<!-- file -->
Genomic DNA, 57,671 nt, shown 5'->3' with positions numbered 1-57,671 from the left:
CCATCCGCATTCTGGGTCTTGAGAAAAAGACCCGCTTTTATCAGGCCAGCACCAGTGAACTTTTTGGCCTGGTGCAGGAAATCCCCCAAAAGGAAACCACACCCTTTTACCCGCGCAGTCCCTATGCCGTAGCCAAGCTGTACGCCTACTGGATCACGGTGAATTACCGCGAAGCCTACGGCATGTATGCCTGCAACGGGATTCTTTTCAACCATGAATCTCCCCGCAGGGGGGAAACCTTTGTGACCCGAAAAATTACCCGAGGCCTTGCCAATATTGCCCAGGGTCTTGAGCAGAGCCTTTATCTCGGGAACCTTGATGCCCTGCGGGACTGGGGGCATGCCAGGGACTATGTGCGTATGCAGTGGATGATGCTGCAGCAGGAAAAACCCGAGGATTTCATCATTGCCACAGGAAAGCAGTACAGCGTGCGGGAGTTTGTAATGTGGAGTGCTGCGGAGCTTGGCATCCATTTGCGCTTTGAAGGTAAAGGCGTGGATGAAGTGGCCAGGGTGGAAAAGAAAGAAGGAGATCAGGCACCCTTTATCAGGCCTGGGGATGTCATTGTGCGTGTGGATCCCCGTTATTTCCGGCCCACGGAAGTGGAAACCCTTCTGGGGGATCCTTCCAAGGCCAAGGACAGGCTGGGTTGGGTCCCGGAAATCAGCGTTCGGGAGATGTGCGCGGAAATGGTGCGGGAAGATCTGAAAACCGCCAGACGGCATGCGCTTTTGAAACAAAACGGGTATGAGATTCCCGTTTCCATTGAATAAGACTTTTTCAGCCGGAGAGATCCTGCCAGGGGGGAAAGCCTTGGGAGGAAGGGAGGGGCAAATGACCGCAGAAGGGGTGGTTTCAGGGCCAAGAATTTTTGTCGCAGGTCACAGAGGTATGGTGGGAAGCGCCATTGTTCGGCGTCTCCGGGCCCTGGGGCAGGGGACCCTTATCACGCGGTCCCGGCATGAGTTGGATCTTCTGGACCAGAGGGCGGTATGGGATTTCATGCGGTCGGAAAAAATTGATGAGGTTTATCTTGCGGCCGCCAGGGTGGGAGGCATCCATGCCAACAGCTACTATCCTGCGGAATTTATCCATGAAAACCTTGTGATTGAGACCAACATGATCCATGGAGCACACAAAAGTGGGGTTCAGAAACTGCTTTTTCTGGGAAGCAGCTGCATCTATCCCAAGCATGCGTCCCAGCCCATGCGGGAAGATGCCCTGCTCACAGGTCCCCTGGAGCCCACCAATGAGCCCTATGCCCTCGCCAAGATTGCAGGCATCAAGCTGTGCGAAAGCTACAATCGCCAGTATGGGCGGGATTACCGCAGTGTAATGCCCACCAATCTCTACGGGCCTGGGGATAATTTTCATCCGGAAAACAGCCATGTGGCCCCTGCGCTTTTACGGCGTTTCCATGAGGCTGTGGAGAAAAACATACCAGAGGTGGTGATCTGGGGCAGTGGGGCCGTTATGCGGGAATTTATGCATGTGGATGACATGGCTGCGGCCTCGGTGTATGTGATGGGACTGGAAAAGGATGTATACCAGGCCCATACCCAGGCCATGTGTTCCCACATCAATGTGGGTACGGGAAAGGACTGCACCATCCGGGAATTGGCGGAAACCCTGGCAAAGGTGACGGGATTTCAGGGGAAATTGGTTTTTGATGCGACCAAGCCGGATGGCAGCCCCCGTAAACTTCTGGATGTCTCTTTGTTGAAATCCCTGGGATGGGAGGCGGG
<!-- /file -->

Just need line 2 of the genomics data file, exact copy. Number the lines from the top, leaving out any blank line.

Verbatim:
CCATCCGCATTCTGGGTCTTGAGAAAAAGACCCGCTTTTATCAGGCCAGCACCAGTGAACTTTTTGGCCTGGTGCAGGAAATCCCCCAAAAGGAAACCACACCCTTTTACCCGCGCAGTCCCTATGCCGTAGCCAAGCTGTACGCCTACTGGATCACGGTGAATTACCGCGAAGCCTACGGCATGTATGCCTGCAACGGGATTCTTTTCAACCATGAATCTCCCCGCAGGGGGGAAACCTTTGTGACCCGAAAAATTACCCGAGGCCTTGCCAATATTGCCCAGGGTCTTGAGCAGAGCCTTTATCTCGGGAACCTTGATGCCCTGCGGGACTGGGGGCATGCCAGGGACTATGTGCGTATGCAGTGGATGATGCTGCAGCAGGAAAAACCCGAGGATTTCATCATTGCCACAGGAAAGCAGTACAGCGTGCGGGAGTTTGTAATGTGGAGTGCTGCGGAGCTTGGCATCCATTTGCGCTTTGAAGGTAAAGGCGTGGATGAAGTGGCCAGGGTGGAAAAGAAAGAAGGAGATCAGGCACCCTTTATCAGGCCTGGGGATGTCATTGTGCGTGTGGATCCCCGTTATTTCCGGCCCACGGAAGTGGAAACCCTTCTGGGGGATCCTTCCAAGGCCAAGGACAGGCTGGGTTGGGTCCCGGAAATCAGCGTTCGGGAGATGTGCGCGGAAATGGTGCGGGAAGATCTGAAAACCGCCAGACGGCATGCGCTTTTGAAACAAAACGGGTATGAGATTCCCGTTTCCATTGAATAAGACTTTTTCAGCCGGAGAGATCCTGCCAGGGGGGAAAGCCTTGGGAGGAAGGGAGGGGCAAATGACCGCAGAAGGGGTGGTTTCAGGGCCAAGAATTTTTGTCGCAGGTCACAGAGGTATGGTGGGAAGCGCCATTGTTCGGCGTCTCCGGGCCCTGGGGCAGGGGACCCTTATCACGCGGTCCCGGCATGAGTTGGATCTTCTGGACCAGAGGGCGGTATGGGATTTCATGCGGTCGGAAAAAATTGATGAGGTTTATCTTGCGGCCGCCAGGGTGGGAGGCATCCATGCCAACAGCTACTATCCTGCGGAATTTATCCATGAAAACCTTGTGATTGAGACCAACATGATCCATGGAGCACACAAAAGTGGGGTTCAGAAACTGCTTTTTCTGGGAAGCAGCTGCATCTATCCCAAGCATGCGTCCCAGCCCATGCGGGAAGATGCCCTGCTCACAGGTCCCCTGGAGCCCACCAATGAGCCCTATGCCCTCGCCAAGATTGCAGGCATCAAGCTGTGCGAAAGCTACAATCGCCAGTATGGGCGGGATTACCGCAGTGTAATGCCCACCAATCTCTACGGGCCTGGGGATAATTTTCATCCGGAAAACAGCCATGTGGCCCCTGCGCTTTTACGGCGTTTCCATGAGGCTGTGGAGAAAAACATACCAGAGGTGGTGATCTGGGGCAGTGGGGCCGTTATGCGGGAATTTATGCATGTGGATGACATGGCTGCGGCCTCGGTGTATGTGATGGGACTGGAAAAGGATGTATACCAGGCCCATACCCAGGCCATGTGTTCCCACATCAATGTGGGTACGGGAAAGGACTGCACCATCCGGGAATTGGCGGAAACCCTGGCAAAGGTGACGGGATTTCAGGGGAAATTGGTTTTTGATGCGACCAAGCCGGATGGCAGCCCCCGTAAACTTCTGGATGTCTCTTTGTTGAAATCCCTGGGATGGGAGGCGGG